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Which universities do major publishing houses recruit from?

Alternately, in what states/regions (besides New York) do publishing houses have a strong presence? In exploring my college options, I either want to set myself up to be at the 'right school' or in a prime location to seek employment as an editor.

#publishing #college #recruitment #recruit #editor #editing

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To: Friend
Subject: Career question for you


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Allison’s Answer

I have hired interns (and my company has hired assistants) from a wide array of colleges. Much more important is your previous work experience (internships, bookstore and library jobs, office work) and a demonstrated passion for the genre of books relevant to the opening you are applying for.

Allison recommends the following next steps:

Intern! I don't know anyone who's gotten a publishing assistant job without first doing an internship (or several). If this isn't available in your area, it's also a great idea to work at a bookstore or a library and to get other office experience.
Follow job postings on,,, and individual publisher websites. Many people also post about internships on Twitter (I try to retweet them when I see them -- you can follow me at @allisonm610 if you'd like).
Be open to areas other than Editorial, which is the most competitive. Other departments that require similar skill sets include Marketing, Publicity, Subsidiary Rights, Sales, and Managing Editorial.
Read as much as you can in your area of interest, and try to read recent books that are popular or award-winning. Get into the habit of noting the publisher and imprint of books you read.
If you get an interview, research the person you will be meeting with and try to read at least one book from the imprint.
Thank you comment icon Also, if you are a person of color, check out @POCPub and the Representation Matters program! Allison Moore
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Nadina’s Answer

Hi Faith,

Unfortunately, you need really need to be in New York if you want to work in a publishing house. If you're interested in academic publishing, you may find a few rare exceptions to this in Boston or Chicago. Even so, you miss out on a lot of opportunities when you aren't in New York as this is where most of the action is. It's the best place to build a network, and there's also a much greater pool of places to move to if you need to switch companies. The University of North Carolina Press, for example, is a gift to anyone who doesn't want to leave the great state of North Carolina. However, if for any reason that is not the best path for you, your options are limited in that area. Also keep in mind that in books especially, you can't just jump from one thing to another because the industry is too competitive. If you work at an academic press for 5 years, for example, a mystery publisher would likely not consider you for anything greater than an entry level position. So definitely think about what kind of work you want to do before you commit to anything more serious than an internship. You can intern just about anywhere not not be pigeonholed, so do that.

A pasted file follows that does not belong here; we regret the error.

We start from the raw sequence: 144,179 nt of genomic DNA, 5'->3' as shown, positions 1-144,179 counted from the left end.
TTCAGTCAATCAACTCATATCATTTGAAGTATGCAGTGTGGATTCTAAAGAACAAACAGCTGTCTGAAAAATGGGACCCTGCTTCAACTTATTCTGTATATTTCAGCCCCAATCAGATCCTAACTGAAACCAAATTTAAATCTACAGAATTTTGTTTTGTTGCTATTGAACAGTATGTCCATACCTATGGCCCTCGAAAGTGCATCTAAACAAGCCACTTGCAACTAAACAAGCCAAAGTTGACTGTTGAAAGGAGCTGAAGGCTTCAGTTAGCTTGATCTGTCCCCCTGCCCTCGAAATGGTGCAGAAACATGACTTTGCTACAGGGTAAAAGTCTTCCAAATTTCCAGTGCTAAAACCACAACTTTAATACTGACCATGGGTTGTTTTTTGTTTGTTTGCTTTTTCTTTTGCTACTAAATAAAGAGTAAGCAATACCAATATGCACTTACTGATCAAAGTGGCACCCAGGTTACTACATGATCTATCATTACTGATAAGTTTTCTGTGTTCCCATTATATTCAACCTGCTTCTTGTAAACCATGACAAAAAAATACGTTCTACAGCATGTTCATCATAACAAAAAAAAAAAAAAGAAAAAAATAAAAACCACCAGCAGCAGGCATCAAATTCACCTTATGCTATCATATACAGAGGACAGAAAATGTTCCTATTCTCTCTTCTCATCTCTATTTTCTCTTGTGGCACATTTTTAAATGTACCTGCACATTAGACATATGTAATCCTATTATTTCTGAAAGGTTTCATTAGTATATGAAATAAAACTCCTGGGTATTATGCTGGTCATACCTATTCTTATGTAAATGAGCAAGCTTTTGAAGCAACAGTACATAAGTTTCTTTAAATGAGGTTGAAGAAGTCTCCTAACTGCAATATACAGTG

That said, you can really go to any four-year school to work in the industry, as long as you work hard and set yourself up a good writer with solid internships--most frequently, those desirable internships are in New York, though. That said, my experience is that these institutions give you a serious leg up in the publishing world:

NYU's certificate program (probably the best)

Columbia Unviersity's certificate program

Hofstra University degree program: a hidden gem for sure; it's more affordable than others, and it's just outside of NYC, so you can have the benefits for NYC without actually having to live there

University of Denver Institute for Publishing

Yale University

Keep in mind, though, being at the "right" school is the tiniest fraction of the battle. You need good internships, good connections, and a solid portfolio of writing related work to back you up. Publishing is a difficult field, and very few people who elect to be an editor actually make it. If you are tough and committed, you'll do just fine. But it is not easy to get there, and you do need to be prepared for making very little money for a long time before you really start getting anywhere.

Good luck!

Nadina recommends the following next steps:

Develop a like of NYC
Get writing an editing experience, and recognize that at first much of the work you do will be unpaid
Check out the feasibility of the schools I mentioned or look into solid English/journalism programs